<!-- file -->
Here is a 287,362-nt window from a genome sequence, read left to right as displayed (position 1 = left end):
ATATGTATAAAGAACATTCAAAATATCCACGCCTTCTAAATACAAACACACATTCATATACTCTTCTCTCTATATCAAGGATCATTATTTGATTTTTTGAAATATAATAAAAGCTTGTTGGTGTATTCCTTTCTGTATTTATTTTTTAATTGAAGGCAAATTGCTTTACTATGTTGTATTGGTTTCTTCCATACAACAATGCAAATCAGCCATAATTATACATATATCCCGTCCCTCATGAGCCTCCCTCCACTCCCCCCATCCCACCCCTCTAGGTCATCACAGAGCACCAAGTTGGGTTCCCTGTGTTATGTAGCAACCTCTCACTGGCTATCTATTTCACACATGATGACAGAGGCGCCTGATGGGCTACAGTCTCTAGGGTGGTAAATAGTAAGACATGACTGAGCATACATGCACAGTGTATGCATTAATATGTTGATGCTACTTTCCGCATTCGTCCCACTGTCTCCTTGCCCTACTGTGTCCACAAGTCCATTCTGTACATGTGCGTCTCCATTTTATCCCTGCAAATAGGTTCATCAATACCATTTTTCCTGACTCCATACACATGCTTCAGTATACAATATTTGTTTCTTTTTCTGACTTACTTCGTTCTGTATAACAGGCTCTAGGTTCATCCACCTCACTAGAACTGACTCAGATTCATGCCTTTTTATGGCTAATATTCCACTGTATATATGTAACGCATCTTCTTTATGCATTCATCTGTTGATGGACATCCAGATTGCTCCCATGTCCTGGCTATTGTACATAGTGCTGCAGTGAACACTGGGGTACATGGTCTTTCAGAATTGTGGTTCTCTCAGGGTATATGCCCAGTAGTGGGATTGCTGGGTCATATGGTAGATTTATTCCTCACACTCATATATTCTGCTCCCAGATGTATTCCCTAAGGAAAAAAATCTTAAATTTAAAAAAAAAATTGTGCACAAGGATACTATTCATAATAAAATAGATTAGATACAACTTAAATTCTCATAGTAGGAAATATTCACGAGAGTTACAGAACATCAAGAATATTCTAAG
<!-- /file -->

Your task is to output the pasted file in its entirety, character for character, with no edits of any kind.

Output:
Here is a 287,362-nt window from a genome sequence, read left to right as displayed (position 1 = left end):
ATATGTATAAAGAACATTCAAAATATCCACGCCTTCTAAATACAAACACACATTCATATACTCTTCTCTCTATATCAAGGATCATTATTTGATTTTTTGAAATATAATAAAAGCTTGTTGGTGTATTCCTTTCTGTATTTATTTTTTAATTGAAGGCAAATTGCTTTACTATGTTGTATTGGTTTCTTCCATACAACAATGCAAATCAGCCATAATTATACATATATCCCGTCCCTCATGAGCCTCCCTCCACTCCCCCCATCCCACCCCTCTAGGTCATCACAGAGCACCAAGTTGGGTTCCCTGTGTTATGTAGCAACCTCTCACTGGCTATCTATTTCACACATGATGACAGAGGCGCCTGATGGGCTACAGTCTCTAGGGTGGTAAATAGTAAGACATGACTGAGCATACATGCACAGTGTATGCATTAATATGTTGATGCTACTTTCCGCATTCGTCCCACTGTCTCCTTGCCCTACTGTGTCCACAAGTCCATTCTGTACATGTGCGTCTCCATTTTATCCCTGCAAATAGGTTCATCAATACCATTTTTCCTGACTCCATACACATGCTTCAGTATACAATATTTGTTTCTTTTTCTGACTTACTTCGTTCTGTATAACAGGCTCTAGGTTCATCCACCTCACTAGAACTGACTCAGATTCATGCCTTTTTATGGCTAATATTCCACTGTATATATGTAACGCATCTTCTTTATGCATTCATCTGTTGATGGACATCCAGATTGCTCCCATGTCCTGGCTATTGTACATAGTGCTGCAGTGAACACTGGGGTACATGGTCTTTCAGAATTGTGGTTCTCTCAGGGTATATGCCCAGTAGTGGGATTGCTGGGTCATATGGTAGATTTATTCCTCACACTCATATATTCTGCTCCCAGATGTATTCCCTAAGGAAAAAAATCTTAAATTTAAAAAAAAAATTGTGCACAAGGATACTATTCATAATAAAATAGATTAGATACAACTTAAATTCTCATAGTAGGAAATATTCACGAGAGTTACAGAACATCAAGAATATTCTAAG